5 major archaeological finds from the last decade
From lost cities, civilizations and stone circles to a startlingly well-preserved dinosaur, here’s a look back at five of the most significant archaeological finds and breakthroughs of the last decade.
The Lost City of Tenea in Greece
In 2018, archaeologists finally found proof of the ancient Trojan city of Tenea near the modern city of Tenea and, more specifically, the village of Chiliomodi in modern-day Greece. The city was named in several ancient texts, including the legend of Oedipus.
In the preceding years, the team led by archaeologist Elena Korka had been spurred on by smaller finds such as pieces of pottery. But in 2018 they hit the jackpot, finding remains of stone walls, buildings (probably houses), marble floors and seven burials dating back to Roman and Hellenistic times.
The 200 coins also uncovered suggest that the city operated wholly independently. In 2019, some 500 square meters (5,400 sq ft) of Roman baths were also discovered.
“It’s like an iceberg and we’re just hitting the tip,” Korka’s colleague Konstantinos Lagos told the BBC. “It’s going to keep giving interesting findings for the next 100 years.”
Nearly perfectly-preserved mummified nodosaur from Canada
Discovered in a mine in Alberta, Canada in 2011, a fossil of a nodosaur dinosaur is one of the most well-preserved fossils of its kind, down to its skin, scales and even the contents of its stomach. These heavily-armored herbivores walked the Earth between the Late Jurassic and Late Cretaceous periods, with this particular specimen dating back 110 million years.
The specimen was so well preserved that it “might have been walking around a couple of weeks ago,” according to paleobiologist Jakob Vinther talking to National Geographic. “I’ve never seen anything like this.”
The pyramid construction ramp at Hatnub, Egypt
In 2018, researchers discovered a 4,500-year old ramp that it’s thought might shed light on the Great Pyramid. Hatnub was the location of ancient Egypt’s alabaster quarries. The contraption, comprised a ramp with staircases on either side with a series of post holes which would have been used to pull a sled carrying alabaster up gradients of more than 20 percent.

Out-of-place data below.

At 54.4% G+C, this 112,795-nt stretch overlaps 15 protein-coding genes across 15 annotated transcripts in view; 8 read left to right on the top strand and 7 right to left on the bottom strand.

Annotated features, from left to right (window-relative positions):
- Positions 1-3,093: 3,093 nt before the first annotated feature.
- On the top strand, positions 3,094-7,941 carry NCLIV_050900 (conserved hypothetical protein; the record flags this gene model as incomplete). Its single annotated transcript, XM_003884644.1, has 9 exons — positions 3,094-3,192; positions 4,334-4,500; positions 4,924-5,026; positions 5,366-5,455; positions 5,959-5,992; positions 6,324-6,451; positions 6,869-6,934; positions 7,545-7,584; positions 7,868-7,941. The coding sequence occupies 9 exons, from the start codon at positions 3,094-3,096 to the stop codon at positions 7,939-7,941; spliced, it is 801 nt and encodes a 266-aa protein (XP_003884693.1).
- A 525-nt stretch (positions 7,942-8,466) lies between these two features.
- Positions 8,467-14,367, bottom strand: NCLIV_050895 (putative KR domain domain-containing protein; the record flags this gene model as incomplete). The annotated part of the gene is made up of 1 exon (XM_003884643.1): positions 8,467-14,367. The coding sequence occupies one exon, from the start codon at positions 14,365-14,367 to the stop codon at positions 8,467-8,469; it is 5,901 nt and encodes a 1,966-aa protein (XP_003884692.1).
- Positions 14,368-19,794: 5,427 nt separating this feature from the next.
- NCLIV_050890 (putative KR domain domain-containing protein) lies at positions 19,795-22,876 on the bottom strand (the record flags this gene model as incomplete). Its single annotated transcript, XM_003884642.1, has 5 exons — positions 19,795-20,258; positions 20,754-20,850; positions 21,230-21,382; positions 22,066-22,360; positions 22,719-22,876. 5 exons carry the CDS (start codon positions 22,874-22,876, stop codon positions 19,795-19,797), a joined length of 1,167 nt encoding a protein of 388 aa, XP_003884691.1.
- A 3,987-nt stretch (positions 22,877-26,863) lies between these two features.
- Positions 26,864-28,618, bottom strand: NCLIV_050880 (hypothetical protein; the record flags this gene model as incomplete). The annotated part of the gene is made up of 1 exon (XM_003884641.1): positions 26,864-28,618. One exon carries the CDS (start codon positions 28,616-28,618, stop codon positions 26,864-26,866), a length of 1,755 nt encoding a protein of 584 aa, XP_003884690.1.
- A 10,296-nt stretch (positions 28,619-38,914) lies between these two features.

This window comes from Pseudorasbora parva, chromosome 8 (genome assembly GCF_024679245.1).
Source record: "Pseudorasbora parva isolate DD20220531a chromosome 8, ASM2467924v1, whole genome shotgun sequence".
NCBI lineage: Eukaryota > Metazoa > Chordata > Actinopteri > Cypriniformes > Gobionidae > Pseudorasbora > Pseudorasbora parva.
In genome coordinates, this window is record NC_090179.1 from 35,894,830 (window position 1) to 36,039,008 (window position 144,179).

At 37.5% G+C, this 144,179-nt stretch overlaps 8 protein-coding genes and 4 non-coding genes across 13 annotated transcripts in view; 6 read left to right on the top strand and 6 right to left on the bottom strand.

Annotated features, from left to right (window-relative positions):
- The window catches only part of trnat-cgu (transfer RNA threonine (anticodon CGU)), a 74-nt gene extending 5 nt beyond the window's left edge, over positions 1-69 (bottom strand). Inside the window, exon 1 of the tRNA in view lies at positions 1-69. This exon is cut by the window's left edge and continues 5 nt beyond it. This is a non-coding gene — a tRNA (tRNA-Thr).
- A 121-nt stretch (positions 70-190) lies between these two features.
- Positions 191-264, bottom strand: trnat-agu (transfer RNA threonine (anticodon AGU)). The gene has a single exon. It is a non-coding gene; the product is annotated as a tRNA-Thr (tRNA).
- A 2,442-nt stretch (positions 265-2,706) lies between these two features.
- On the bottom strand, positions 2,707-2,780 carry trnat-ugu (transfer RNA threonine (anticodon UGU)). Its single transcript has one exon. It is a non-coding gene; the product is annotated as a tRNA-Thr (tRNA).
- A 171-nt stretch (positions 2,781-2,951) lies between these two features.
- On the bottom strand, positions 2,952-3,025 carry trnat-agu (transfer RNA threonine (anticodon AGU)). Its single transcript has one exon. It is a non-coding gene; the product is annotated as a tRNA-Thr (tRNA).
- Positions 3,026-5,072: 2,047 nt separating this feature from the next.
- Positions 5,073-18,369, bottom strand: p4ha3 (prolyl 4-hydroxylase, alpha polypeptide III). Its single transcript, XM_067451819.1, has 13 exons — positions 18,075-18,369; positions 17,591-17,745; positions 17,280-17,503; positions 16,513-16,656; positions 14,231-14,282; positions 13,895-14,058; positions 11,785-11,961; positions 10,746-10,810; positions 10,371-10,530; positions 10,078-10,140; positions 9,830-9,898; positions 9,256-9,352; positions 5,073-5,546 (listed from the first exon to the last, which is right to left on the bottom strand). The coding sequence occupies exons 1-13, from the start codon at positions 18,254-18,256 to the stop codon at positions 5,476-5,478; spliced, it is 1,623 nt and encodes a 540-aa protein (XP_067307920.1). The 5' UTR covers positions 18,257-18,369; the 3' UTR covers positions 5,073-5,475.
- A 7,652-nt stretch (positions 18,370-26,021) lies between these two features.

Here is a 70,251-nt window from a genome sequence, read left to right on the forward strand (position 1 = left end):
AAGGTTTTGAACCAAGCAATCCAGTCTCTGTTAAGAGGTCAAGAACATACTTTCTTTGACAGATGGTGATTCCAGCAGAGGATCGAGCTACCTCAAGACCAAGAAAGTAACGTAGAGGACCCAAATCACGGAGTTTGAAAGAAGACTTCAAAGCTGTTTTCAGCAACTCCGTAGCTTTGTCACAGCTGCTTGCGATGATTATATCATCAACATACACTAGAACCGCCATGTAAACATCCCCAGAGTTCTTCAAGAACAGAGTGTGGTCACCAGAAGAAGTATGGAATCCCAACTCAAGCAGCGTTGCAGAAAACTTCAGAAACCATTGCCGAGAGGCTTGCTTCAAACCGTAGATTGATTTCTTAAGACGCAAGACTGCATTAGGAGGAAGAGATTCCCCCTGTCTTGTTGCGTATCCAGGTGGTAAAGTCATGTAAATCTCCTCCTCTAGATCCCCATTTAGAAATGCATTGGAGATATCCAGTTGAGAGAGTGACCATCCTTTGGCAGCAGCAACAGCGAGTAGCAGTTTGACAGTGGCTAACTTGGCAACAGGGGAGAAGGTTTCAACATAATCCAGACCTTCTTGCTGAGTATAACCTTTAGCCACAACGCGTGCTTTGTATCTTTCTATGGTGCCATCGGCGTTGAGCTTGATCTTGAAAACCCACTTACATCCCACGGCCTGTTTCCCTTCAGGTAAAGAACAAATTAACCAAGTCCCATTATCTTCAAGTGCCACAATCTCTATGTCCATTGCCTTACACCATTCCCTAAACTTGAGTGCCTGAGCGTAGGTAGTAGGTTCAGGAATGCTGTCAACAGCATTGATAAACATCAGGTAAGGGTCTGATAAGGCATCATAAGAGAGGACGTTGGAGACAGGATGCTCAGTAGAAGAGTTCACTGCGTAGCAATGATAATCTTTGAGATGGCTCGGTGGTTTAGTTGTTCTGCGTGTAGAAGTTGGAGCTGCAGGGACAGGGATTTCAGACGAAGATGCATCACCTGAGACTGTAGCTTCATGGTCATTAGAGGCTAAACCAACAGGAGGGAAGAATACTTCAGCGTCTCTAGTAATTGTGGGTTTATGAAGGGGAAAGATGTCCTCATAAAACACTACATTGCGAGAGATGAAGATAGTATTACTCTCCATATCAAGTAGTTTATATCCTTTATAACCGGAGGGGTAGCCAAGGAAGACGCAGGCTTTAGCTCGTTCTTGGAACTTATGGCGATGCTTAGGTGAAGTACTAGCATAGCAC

It’s thought the technique could equally have been applied to build the Great Pyramid, the largest of the three pyramids built for pharaohs at Giza. “This kind of system has never been discovered anywhere else,” Yannis Gourdon, co-director of the joint mission at Hatnub told Live Science at the time.
A lost civilization in Honduras
The remains of a forgotten civilization were spotted by an aerial LiDAR survey of an unexplored valley in Mosquitia, Honduras, in 2012. It’s thought the discovery corresponds to the fabled La Ciudad Blanca (The White City), also known locally as City of the Monkey God. But after a 2015 expedition, researchers concluded that there were likely to be many lost cities amounting to an entire civilization.
Discoveries included large plazas, mounds and earthworks, including an earthen pyramid. A collection of stone sculptures was also discovered, apparently untouched since the city was last inhabited.
The finds included a cache at the foot of the pyramid, which the researchers speculate might have been an offering. Among the objects was the apparent depiction of a “were-jaguar,” possibly representing a shaman in spirit form.
But perhaps most remarkable was the pristine condition of the finds. “The undisturbed context is unique,” archaeologist Christopher Fisher told National Geographic. “This is a powerful ritual display, to take wealth objects like this out of circulation.”
Spain’s own Stonehenge
The Dolmen of Guadalperal, also known as Spain’s Stonehenge, are an oval arrangement of stones in the Valdecañas Reservoir.
Rediscovered in the 1920s, the tips of some of the stones could previously be glimpsed above the reservoir’s surface, but it wasn’t until the severe summer droughts of 2019 that the remarkable 4,000-year old henge could be seen in its entirety. New finds included human and snake forms carved into the stones, leading archaeologists to believe the henge could also be a burial site.
“All my life, people had told me about the dolmen,” local resident Angel Castaño told Atlas Obscura. “It’s spectacular because you can appreciate the entire complex for the first time in decades.”